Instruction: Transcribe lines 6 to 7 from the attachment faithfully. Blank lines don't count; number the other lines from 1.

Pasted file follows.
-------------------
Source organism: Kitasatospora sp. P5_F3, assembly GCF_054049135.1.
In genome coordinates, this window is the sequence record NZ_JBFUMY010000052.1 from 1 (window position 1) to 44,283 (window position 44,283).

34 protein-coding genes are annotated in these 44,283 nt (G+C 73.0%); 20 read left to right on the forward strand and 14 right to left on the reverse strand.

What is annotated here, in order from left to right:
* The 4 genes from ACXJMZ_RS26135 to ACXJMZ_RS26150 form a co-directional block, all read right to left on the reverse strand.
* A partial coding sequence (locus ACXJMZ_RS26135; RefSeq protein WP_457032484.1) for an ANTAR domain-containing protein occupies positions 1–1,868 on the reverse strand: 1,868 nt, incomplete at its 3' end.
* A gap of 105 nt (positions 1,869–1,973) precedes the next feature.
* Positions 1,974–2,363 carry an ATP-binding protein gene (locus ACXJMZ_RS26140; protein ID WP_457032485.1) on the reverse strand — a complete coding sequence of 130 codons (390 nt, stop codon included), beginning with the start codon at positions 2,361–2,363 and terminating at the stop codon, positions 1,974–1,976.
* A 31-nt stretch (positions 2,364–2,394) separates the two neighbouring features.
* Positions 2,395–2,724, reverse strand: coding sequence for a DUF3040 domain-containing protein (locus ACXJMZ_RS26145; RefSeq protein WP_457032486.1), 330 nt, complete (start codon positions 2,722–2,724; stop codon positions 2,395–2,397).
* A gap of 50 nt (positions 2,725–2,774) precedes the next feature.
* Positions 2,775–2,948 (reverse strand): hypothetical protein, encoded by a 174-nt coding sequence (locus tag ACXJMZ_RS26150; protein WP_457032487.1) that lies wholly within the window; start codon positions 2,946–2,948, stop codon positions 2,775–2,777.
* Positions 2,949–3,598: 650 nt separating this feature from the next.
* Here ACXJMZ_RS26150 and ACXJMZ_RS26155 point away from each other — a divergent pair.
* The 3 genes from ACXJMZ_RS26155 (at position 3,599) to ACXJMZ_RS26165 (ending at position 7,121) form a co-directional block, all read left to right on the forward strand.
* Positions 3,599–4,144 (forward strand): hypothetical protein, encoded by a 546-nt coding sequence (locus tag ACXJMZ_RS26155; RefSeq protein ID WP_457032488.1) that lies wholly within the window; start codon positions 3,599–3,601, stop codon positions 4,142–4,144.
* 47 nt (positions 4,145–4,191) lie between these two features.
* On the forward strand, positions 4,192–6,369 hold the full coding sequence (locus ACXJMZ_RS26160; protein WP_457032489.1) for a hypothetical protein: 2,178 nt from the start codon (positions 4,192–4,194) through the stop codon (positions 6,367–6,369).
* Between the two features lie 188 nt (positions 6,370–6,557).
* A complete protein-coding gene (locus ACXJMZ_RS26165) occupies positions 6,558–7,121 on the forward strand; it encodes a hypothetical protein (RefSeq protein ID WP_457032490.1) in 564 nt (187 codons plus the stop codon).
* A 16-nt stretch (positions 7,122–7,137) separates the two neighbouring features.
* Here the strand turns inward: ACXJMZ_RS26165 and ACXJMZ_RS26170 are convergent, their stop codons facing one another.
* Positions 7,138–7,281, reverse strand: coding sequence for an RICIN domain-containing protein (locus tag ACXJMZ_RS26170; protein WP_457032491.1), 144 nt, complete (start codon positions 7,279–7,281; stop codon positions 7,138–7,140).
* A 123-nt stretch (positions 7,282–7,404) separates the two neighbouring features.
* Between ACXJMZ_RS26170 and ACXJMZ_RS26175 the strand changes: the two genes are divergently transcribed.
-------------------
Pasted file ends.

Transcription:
* A partial coding sequence (locus ACXJMZ_RS26135; RefSeq protein WP_457032484.1) for an ANTAR domain-containing protein occupies positions 1–1,868 on the reverse strand: 1,868 nt, incomplete at its 3' end.
* A gap of 105 nt (positions 1,869–1,973) precedes the next feature.